This research was supported by a grant from Tehran University of Medical Sciences (No. 40186). Authors thank all those who participated in this study.

Study concept and design: SSB; acquisition of data: ZA; analysis and interpretation of data: ZA, PG and MM; drafting of the manuscript: ZA and SM; critical revision of the manuscript: KD, SSB, and CCTC; statistical analysis: SSB, ZA; obtained funding: SSB; administrative, technical, or material support: SSB; and study supervision: all authors.

Fig. 1. Scree plot for identification of dietary patterns by principal component analysis.
Fig. 2. Heat map showing the Spearman correlation matrix for breakfast food intake in grams (n= 840) by food group. The color corresponds to the strength of correlations (red, positive correlation; white, no correlation; blue, negative correlation).

Food groups used in the factor analysis and factor loadings for each of the identified breakfast patterns*

Food group Food item Dietary pattern

Bread and grains, meat products, and coffee Sweets, tea and coffee Fruits, vegetables, and eggs
Bread and grain White breads (lavash, baguettes), noodles, pasta, rice, toasted bread, white flour, dark breads (e.g., barbari, sangak, taftun) 0.701 - -
Dairy product Low-fat milk, skim milk, low-fat yogurt, cheese, Kashk, yogurt drinks, high-fat milk, high-fat yogurt, cream cheese, cream, dairy fat, ice cream, others –0.387 - –0.397
Sweet Cookies, cakes, muffins, pies, chocolates, honey, jam, sugar cubes, sugar, candies, sweet tahini, Iranian confectioneries (gaz, sohan, noghl), jam, jelly, others - 0.743 -
Egg Eggs - –0.332 0.504
Fat Hydrogenated fats, animal fats, butter, oils, olive oil, vegetable oils, olives 0.643 - -
Potato Potatoes - - 0.435
Processed meat Sausage, hamburger, other 0.443 - –0.209
Organ meat Heart, kidney, liver, tongue, brain, - - 0.204
Fruit and vegetable Melon, watermelon, honeydew melon, plums, prunes, apples, cherries, sour cherries, peaches, nectarine, pear, fig, date, grapes, kiwi, pomegranate, strawberry, banana, persimmon, berry, pineapple, oranges, dried fruits, all juices, cauliflower, carrot, tomatoes and tomato products, spinach, lettuce, cucumber, eggplant, onion, greens, green bean, green pea, squash, mushroom, pepper, corn, garlic, turnip, others - - 0.564
Legume and nut Peanuts, almonds, pistachios, hazelnuts, roasted seeds, walnuts, lentils, split peas, beans, chickpeas, fava beans, soy, others - –0.279 –0.471
Coffee Coffee 0.215 0.730 -
Tea Tea –0.220 0.264 -

*Factor loadings of < 0.2 were removed to simplify the table.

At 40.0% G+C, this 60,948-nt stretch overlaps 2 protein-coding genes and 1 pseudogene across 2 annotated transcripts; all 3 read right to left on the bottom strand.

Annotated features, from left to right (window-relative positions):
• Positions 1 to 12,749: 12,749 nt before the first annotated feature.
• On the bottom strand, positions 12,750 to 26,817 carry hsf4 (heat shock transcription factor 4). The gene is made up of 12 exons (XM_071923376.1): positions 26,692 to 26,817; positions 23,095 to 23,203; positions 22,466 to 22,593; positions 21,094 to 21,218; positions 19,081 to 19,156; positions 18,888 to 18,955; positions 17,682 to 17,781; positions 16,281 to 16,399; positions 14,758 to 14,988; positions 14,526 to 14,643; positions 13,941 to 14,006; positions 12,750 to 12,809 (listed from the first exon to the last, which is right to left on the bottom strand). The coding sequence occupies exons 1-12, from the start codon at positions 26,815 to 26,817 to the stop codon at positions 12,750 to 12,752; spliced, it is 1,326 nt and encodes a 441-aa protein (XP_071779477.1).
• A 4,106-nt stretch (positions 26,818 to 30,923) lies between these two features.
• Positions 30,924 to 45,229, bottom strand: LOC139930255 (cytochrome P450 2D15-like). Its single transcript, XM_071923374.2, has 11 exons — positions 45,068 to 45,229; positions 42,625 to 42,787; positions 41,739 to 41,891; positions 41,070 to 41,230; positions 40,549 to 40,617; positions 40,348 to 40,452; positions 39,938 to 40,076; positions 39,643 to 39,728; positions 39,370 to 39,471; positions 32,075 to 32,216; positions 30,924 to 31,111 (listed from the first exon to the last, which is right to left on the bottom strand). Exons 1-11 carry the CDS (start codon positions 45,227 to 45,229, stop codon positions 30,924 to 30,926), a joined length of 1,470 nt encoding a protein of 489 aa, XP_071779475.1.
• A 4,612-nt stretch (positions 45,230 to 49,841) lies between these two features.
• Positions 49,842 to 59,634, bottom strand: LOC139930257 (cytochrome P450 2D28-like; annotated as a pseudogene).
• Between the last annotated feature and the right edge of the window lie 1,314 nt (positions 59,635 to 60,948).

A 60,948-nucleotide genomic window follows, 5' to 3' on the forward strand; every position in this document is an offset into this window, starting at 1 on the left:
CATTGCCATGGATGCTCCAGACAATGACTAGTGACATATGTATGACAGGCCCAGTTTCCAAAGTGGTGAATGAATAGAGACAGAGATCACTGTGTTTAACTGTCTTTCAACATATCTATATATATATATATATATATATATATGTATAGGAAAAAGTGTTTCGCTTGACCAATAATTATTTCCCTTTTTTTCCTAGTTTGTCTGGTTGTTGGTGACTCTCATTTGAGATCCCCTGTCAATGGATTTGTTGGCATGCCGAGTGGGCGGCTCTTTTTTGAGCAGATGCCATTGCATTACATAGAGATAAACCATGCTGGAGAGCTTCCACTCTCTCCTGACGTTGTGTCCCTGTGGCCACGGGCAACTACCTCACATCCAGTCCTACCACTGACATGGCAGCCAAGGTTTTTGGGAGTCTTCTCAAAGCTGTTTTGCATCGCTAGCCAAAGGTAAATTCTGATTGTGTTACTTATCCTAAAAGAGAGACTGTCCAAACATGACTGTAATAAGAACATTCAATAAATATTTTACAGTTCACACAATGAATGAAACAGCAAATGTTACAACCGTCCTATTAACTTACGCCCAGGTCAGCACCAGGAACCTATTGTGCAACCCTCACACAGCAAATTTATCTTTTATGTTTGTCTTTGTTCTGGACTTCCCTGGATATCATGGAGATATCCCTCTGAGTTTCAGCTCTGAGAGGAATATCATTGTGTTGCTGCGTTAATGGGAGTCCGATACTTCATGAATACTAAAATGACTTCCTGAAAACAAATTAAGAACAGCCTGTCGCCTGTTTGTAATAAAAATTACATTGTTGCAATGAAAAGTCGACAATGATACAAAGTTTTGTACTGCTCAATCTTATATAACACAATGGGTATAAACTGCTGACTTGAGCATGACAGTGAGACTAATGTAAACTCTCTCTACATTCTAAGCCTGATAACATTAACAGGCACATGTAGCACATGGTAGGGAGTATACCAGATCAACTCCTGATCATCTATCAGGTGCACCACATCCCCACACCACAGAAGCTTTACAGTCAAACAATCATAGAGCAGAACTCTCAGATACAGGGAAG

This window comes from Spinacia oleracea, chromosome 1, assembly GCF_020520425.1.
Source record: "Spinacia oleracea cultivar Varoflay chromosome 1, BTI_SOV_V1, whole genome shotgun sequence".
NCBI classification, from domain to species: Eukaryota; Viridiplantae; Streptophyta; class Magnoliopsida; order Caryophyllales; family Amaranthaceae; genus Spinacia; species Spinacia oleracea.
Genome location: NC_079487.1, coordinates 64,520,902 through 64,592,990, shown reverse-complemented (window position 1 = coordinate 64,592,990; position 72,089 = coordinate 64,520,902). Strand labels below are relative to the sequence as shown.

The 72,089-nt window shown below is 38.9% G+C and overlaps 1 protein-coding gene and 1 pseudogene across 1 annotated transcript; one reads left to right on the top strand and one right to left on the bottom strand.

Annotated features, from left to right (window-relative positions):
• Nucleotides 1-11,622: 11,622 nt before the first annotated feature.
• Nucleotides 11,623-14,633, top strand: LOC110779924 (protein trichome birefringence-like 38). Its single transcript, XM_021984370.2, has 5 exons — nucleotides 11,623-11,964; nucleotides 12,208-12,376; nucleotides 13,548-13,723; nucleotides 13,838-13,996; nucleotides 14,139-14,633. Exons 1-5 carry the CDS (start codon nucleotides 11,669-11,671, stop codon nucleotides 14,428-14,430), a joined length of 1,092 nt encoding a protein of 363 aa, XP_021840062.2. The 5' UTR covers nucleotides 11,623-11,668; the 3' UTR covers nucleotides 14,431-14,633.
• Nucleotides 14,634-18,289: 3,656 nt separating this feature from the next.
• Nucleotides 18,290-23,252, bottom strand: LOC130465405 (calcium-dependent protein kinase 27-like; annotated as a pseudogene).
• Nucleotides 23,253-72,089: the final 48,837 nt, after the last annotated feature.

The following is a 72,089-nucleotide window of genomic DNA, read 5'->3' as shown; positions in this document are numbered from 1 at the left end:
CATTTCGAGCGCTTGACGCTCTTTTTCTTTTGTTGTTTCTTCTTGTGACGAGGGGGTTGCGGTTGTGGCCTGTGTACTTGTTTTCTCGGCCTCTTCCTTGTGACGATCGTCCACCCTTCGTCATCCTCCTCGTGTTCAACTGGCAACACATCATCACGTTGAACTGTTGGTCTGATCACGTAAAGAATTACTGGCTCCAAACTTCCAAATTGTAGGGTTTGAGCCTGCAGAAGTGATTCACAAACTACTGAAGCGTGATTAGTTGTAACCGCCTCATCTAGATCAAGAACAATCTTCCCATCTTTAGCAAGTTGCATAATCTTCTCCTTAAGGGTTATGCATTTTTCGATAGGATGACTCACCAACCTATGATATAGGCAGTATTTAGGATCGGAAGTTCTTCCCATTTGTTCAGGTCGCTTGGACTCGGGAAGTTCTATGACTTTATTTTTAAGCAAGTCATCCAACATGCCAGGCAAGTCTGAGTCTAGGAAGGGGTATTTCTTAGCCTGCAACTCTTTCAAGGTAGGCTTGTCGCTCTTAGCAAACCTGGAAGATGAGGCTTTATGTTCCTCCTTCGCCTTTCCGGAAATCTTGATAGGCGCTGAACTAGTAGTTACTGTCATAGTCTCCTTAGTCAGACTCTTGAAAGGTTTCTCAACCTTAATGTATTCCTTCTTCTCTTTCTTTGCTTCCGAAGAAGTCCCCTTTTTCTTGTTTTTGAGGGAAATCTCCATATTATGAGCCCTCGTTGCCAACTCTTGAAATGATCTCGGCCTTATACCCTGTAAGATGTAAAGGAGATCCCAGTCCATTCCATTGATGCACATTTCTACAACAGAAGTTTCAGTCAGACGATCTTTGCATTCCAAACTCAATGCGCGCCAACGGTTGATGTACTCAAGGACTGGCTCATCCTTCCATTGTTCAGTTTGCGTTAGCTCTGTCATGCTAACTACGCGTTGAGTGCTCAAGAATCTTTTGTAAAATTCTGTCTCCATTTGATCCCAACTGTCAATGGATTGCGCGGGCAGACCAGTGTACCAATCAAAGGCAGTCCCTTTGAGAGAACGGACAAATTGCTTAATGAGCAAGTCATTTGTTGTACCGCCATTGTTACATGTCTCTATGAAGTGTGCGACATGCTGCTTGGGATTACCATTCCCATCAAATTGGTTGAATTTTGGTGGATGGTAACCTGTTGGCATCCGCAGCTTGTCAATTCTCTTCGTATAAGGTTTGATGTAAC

Characteristics of the study participants across tertiles of breakfast pattern scores

Characteristics Bread and grains, meat product, and coffee Sweets, tea and coffee Fruits, vegetables and eggs

T1 T2 T3 P* T1 T2 T3 P* T1 T2 T3 P*
No. of participants 278 282 282 278 282 282 278 282 282
Sex 0.44 0.87 0.41
Male 58 (35.4) 48 (29.1) 58 (35.4) 53 (32.3) 58 (35.4) 53 (32.3) 57 (34.8) 48 (29.3) 59 (36)
Female 220 (32.4) 234 (34.5) 224 (33) 222 (32.7) 226 (33.3) 230 (33.9) 221 (32.6) 235 (34.7) 222 (32.7)
Activity score 0.48 0.62 0.50
Low 159 (35.9) 137 (30.9) 147 (33.2) 147 (33.2) 151 (34.1) 145 (32.7) 138 (31.2) 161 (36.3) 144 (32.5)
Moderate 94 (29.4) 115 (35.9) 111 (34.7) 104 (32.5) 106 (33.1) 104 (32.5) 112 (35) 100 (30.3) 108 (33.8)
High 25 (32.9) 28 (36.8) 23 (30.3) 23 (30.3) 27 (35.5) 26 (34.2) 27 (35.5) 20 (26.3) 29 (38.2)
Education 0.009 0.85 0.87
Educated 95 (31.9) 110 (36.9) 93 (31.2) 96 (32.2) 97 (32.7) 105 (35.2) 98 (32.9) 102 (34.2) 98 (32.9)
Occupation 0.23 0.55 0.29
Employee 104 (33.4) 113 (36.3) 94 (30.2) 103 (33.1) 102 (32.8) 106 (34.1) 113 (36.3) 99 (31.8) 99 (31.8)
Marriage 0.63 0.65 0.92
Married 220 (32.4) 226 (33.3) 232 (34.2) 217 (32) 229 (33.8) 232 (34.2) 226 (33.3) 227 (33.5) 225 (33.2)
Life-style 0.17 0.11 0.63
Living alone 22 (46.8) 10 (21.3) 15 (31.9) 18 (38.3) 8 (17) 21 (44.7) 14 (29.8) 17 (36.2) 16 (34)
Smoking 0.52 0.47 0.75
Never 261 (32.7) 268 (33.5) 270 (33.8) 261 (32.7) 273 (34.2) 265 (32.2) 264 (33) 272 (34) 263 (32.9)
Former 7 (46.7) 6 (40) 2 (13.3) 3 (20) 5 (33.3) 7 (46.7) 5 (33.3) 4 (26.7) 6 (40)
Current 10 (35.7) 8 (28.6) 10 (35.7) 11 (39.3) 6 (21.4) 11 (39.3) 9 (32.1) 7 (25) 12 (42.9)
Medical condition 0.22 0.45 0.69
Underlying disease 124 (35.2) 106 (30.1) 122 (34.7) 113 (32.1) 113 (32.1) 126 (35.8) 111 (31.5) 122 (34.7) 119 (33.8)
Obesity 73 (33.8) 68 (31.5) 75 (34.7) 0.73 0.73 75 (34.7) 72 (33.3) 0.93 0.93 71 (32.9) 81 (37.5) 0.25
Age (yr) 43.74±10.7 40.8±11.4 42.3±10.6 0.12 42.4±11.6 42.3±10.3 42.1±10.9 0.77 42.7±10.4 41.6±11.2 42.5±11.2 0.91
Weight (kg) 72.26±14.05 71.31±13.92 72.76±13.76 0.67 71.50±14.74 73.24±13.30 71.57±13.65 0.95 71.75±13.61 71.76±13.53 72.82±14.58 0.36
Systolic blood pressure (mmHg) 118±20.9 116.2±19.1 115±20.7 0.07 117.4±19.3 116.4±20.7 115±20.7 0.27 116.5±18.2 115±21.5 117.7±20.9 0.47
Diastolic blood pressure (mmHg) 78.2±15.2 79.1±11.4 77.3±12.9 0.40 78.4±12.9 79.04±14.6 77.2±12.1 0.28 78.01±11.07 77.3±15.4 79.3±12.9 0.22
Dietary and nutrient intake§ P P P
Fruit (g) 75.87±53.7 71.55±58.78 72.72±53.67 0.13 69.43±54.86 78.43±58.90 72.12±52.03 0.16 39.60±40.28 72.77±43.76 107.4±58.26 <0.001